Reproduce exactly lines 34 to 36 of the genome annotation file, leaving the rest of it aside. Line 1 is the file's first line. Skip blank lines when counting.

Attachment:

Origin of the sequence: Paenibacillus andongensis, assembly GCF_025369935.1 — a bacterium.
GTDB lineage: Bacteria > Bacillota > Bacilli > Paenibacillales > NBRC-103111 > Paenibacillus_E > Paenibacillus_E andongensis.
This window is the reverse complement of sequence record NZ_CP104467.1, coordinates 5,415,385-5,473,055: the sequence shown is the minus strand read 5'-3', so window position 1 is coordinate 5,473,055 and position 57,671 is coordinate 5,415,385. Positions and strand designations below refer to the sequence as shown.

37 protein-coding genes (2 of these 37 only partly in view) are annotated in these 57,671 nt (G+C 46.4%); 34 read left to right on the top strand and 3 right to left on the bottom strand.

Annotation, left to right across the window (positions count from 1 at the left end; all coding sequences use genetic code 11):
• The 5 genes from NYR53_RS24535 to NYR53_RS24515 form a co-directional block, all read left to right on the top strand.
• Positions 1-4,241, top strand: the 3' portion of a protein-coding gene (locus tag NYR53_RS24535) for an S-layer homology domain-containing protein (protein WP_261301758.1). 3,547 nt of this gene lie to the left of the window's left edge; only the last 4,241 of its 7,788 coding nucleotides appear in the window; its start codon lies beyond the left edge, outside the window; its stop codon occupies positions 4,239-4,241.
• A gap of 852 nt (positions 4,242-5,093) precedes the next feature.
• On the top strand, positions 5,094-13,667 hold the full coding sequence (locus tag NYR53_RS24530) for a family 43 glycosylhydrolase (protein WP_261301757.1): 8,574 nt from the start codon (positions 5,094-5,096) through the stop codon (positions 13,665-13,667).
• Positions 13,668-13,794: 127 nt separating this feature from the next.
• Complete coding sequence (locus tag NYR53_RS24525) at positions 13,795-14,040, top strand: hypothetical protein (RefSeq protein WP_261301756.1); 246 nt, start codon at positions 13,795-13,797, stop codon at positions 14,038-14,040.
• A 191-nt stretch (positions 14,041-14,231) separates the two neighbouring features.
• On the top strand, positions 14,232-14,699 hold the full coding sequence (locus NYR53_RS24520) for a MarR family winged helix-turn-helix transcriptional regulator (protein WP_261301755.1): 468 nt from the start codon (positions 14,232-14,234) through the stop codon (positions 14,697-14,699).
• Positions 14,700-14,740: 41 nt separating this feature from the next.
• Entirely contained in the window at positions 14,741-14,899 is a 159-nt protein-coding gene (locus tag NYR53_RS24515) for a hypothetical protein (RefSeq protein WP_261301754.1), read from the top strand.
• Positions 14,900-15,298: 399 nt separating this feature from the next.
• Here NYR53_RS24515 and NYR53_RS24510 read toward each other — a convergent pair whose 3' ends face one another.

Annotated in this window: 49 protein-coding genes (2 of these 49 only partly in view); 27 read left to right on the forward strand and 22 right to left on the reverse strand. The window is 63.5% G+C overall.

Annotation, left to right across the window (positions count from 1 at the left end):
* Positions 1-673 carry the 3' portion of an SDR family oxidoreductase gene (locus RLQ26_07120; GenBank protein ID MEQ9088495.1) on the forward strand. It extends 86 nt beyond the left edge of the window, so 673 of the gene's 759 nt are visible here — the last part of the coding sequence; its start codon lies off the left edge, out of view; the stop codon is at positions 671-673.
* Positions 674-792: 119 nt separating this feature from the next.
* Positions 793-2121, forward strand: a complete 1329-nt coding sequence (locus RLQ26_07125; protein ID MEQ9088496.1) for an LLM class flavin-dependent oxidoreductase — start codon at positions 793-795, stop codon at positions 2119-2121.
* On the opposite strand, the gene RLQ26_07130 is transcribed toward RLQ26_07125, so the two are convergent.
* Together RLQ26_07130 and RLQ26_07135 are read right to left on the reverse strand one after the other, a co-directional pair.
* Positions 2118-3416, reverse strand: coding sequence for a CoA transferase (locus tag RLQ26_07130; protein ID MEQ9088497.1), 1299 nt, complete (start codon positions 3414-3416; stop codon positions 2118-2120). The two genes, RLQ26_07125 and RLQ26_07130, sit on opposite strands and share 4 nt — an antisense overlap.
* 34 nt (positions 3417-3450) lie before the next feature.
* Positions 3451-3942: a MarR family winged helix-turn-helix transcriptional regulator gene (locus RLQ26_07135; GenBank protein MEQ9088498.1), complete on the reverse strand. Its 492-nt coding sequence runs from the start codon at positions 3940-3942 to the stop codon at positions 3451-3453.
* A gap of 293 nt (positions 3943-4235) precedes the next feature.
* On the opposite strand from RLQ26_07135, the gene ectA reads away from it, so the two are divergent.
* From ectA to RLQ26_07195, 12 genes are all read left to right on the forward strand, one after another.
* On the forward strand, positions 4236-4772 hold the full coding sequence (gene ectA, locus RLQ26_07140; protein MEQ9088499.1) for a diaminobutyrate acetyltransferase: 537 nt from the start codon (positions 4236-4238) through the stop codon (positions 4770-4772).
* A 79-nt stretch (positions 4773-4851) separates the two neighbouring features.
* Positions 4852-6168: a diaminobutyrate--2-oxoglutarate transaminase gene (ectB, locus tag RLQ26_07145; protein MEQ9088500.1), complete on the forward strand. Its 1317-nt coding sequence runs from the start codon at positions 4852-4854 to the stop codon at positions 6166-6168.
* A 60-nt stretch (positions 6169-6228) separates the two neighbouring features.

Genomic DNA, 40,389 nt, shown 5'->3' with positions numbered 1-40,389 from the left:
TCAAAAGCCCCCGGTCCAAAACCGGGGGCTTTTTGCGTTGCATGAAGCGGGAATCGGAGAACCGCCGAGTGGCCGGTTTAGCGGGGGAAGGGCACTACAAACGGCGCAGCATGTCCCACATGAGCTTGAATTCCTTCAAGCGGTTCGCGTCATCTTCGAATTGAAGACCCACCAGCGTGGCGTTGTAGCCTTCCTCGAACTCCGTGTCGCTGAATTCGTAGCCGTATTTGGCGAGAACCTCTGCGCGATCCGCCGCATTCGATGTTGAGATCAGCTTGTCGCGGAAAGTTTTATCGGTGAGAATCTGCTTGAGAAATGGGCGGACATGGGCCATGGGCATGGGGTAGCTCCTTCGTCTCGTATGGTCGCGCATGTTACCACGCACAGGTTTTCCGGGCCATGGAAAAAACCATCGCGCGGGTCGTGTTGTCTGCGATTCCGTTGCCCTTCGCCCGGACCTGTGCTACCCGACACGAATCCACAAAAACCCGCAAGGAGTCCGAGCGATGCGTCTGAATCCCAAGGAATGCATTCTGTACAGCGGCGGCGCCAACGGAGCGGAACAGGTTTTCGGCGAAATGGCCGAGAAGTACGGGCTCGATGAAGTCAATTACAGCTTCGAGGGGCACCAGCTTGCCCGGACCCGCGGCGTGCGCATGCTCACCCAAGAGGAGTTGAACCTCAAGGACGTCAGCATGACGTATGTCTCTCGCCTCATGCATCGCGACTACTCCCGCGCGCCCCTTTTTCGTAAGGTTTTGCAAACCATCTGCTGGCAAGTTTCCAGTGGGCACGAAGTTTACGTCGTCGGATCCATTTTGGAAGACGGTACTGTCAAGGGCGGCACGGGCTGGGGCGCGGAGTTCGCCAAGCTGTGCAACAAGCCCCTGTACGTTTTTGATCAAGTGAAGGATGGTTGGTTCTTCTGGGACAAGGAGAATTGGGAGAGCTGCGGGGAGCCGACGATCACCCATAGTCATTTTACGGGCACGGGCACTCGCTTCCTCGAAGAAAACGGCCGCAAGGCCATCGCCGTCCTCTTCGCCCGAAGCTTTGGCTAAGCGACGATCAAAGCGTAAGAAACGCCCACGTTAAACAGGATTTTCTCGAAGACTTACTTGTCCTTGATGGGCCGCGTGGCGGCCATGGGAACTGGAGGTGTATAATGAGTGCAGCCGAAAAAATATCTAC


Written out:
* A 60-nt stretch (positions 6169-6228) separates the two neighbouring features.

Genomic DNA, 40,389 nt, shown 5'->3' with positions numbered 1-40,389 from the left:
TCAAAAGCCCCCGGTCCAAAACCGGGGGCTTTTTGCGTTGCATGAAGCGGGAATCGGAGAACCGCCGAGTGGCCGGTTTAGCGGGGGAAGGGCACTACAAACGGCGCAGCATGTCCCACATGAGCTTGAATTCCTTCAAGCGGTTCGCGTCATCTTCGAATTGAAGACCCACCAGCGTGGCGTTGTAGCCTTCCTCGAACTCCGTGTCGCTGAATTCGTAGCCGTATTTGGCGAGAACCTCTGCGCGATCCGCCGCATTCGATGTTGAGATCAGCTTGTCGCGGAAAGTTTTATCGGTGAGAATCTGCTTGAGAAATGGGCGGACATGGGCCATGGGCATGGGGTAGCTCCTTCGTCTCGTATGGTCGCGCATGTTACCACGCACAGGTTTTCCGGGCCATGGAAAAAACCATCGCGCGGGTCGTGTTGTCTGCGATTCCGTTGCCCTTCGCCCGGACCTGTGCTACCCGACACGAATCCACAAAAACCCGCAAGGAGTCCGAGCGATGCGTCTGAATCCCAAGGAATGCATTCTGTACAGCGGCGGCGCCAACGGAGCGGAACAGGTTTTCGGCGAAATGGCCGAGAAGTACGGGCTCGATGAAGTCAATTACAGCTTCGAGGGGCACCAGCTTGCCCGGACCCGCGGCGTGCGCATGCTCACCCAAGAGGAGTTGAACCTCAAGGACGTCAGCATGACGTATGTCTCTCGCCTCATGCATCGCGACTACTCCCGCGCGCCCCTTTTTCGTAAGGTTTTGCAAACCATCTGCTGGCAAGTTTCCAGTGGGCACGAAGTTTACGTCGTCGGATCCATTTTGGAAGACGGTACTGTCAAGGGCGGCACGGGCTGGGGCGCGGAGTTCGCCAAGCTGTGCAACAAGCCCCTGTACGTTTTTGATCAAGTGAAGGATGGTTGGTTCTTCTGGGACAAGGAGAATTGGGAGAGCTGCGGGGAGCCGACGATCACCCATAGTCATTTTACGGGCACGGGCACTCGCTTCCTCGAAGAAAACGGCCGCAAGGCCATCGCCGTCCTCTTCGCCCGAAGCTTTGGCTAAGCGACGATCAAAGCGTAAGAAACGCCCACGTTAAACAGGATTTTCTCGAAGACTTACTTGTCCTTGATGGGCCGCGTGGCGGCCATGGGAACTGGAGGTGTATAATGAGTGCAGCCGAAAAAATATCTAC